One interesting thing we’ve learned over the years is that sometimes a change of location and even clothing is also necessary. We are always amazed at how differently our clients act when we invite them to our office for a creative session where they don’t have to suit up. Unfortunately, it wasn’t possible recently due to the pandemic. We are really looking forward to being able to do this again.
What does the cooperation between your team and the client normally look like?
Nearly all of our projects start the same.
The client brings the knowledge of the bank itself – its culture, products, and internal processes. Finstreet brings the mindset and relevant roles, as well as business expertise and knowledge of different approaches.
There's one important issue for us: We can't, and won't, dictate the change process in a bank. It needs to be developed by the bank itself in order to reach widespread acceptance. In all of our projects, we try to enable our clients to fill the necessary positions and roles for themselves.
The time frame depends on existing structures, the client’s goals, and the complexity of the problem. It can last anywhere from between four workshops in four weeks for the initial set up for an initiative or innovation cycle, to months or even years, including the founding of a dedicated entity, doing marketing, etc.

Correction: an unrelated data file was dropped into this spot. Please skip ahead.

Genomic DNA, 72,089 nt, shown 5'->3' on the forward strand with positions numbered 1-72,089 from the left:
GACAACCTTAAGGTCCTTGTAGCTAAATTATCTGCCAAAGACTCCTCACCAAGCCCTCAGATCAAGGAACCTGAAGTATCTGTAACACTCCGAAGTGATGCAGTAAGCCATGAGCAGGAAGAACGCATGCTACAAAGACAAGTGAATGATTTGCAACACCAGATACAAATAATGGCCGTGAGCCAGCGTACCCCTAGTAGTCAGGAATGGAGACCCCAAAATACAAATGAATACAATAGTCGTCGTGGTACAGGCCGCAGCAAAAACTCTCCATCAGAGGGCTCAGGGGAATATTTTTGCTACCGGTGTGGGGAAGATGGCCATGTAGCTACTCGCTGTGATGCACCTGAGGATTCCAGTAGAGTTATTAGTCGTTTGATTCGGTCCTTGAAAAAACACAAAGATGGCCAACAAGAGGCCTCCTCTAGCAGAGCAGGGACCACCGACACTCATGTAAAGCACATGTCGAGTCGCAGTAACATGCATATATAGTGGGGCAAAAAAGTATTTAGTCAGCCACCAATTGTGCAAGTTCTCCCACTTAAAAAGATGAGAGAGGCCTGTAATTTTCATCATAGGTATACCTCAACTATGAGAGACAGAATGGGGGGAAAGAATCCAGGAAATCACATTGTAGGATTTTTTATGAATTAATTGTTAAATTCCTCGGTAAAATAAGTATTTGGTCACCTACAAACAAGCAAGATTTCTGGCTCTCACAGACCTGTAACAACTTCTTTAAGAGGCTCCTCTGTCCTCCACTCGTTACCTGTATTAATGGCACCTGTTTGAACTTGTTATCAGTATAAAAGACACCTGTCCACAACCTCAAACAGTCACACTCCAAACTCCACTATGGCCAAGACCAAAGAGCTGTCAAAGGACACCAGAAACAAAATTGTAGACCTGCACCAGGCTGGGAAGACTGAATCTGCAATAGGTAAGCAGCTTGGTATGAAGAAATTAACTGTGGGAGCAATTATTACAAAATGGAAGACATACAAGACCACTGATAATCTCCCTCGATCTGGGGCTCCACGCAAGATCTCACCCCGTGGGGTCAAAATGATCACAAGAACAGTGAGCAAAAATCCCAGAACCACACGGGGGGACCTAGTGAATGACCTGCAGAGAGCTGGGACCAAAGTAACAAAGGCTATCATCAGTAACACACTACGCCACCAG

We see that banks are already reacting to the necessity of having an innovation-friendly environment. Innovation labs have created many customer touchpoint initiatives with great customer-centric ideas. However, innovation often stops after developing an idea. One of the reasons is that there's not enough experience in the innovation labs to create a valid MVP, both technically as well as entrepreneurially. That's where we try to help.
Innovation at its core is about creating something new and that’s what makes it so exciting. How do you stay focused on the less glamorous work of keeping the initiative on track until completion?
You need to iterate on the current status constantly in two very important dimensions: the problem-solving one, which decides whether you are reaching the goal of the innovation cycle, and the financial dimension that allows you to proceed with your initiative.
To track the status in the first dimension, we always start an initiative by setting hypotheses and validating them over time based on feedback. You need to start to gather standardized feedback on an MVP as early as possible, but even before that, on the idea of the implementation, to make sure it’s as customer-centric as it can be.
As for the financial dimension, you need to compare the KPIs with the current status of the project and if it's not going well, then you react.
There’s a lot of risk in doing innovation. For example, Microsoft claims that only a third of their initiatives are successful, while for others, the figure may be as low as 10%. How do you react when things go wrong? When do you decide to pivot or kill an initiative?
Killing might be a little strong. As I mentioned earlier, you have to continually check the relevant dimensions.
In the problem-solving dimension, the question is whether the solution solves the underlying problem. Will the product/market fit be achieved? That is, will the answer be accepted and valued by the user in the real world? That's done via feedback.
In the financial dimension, the question is, does the solution reach a KPI? If not - not good. There's no room for a pet project to continue.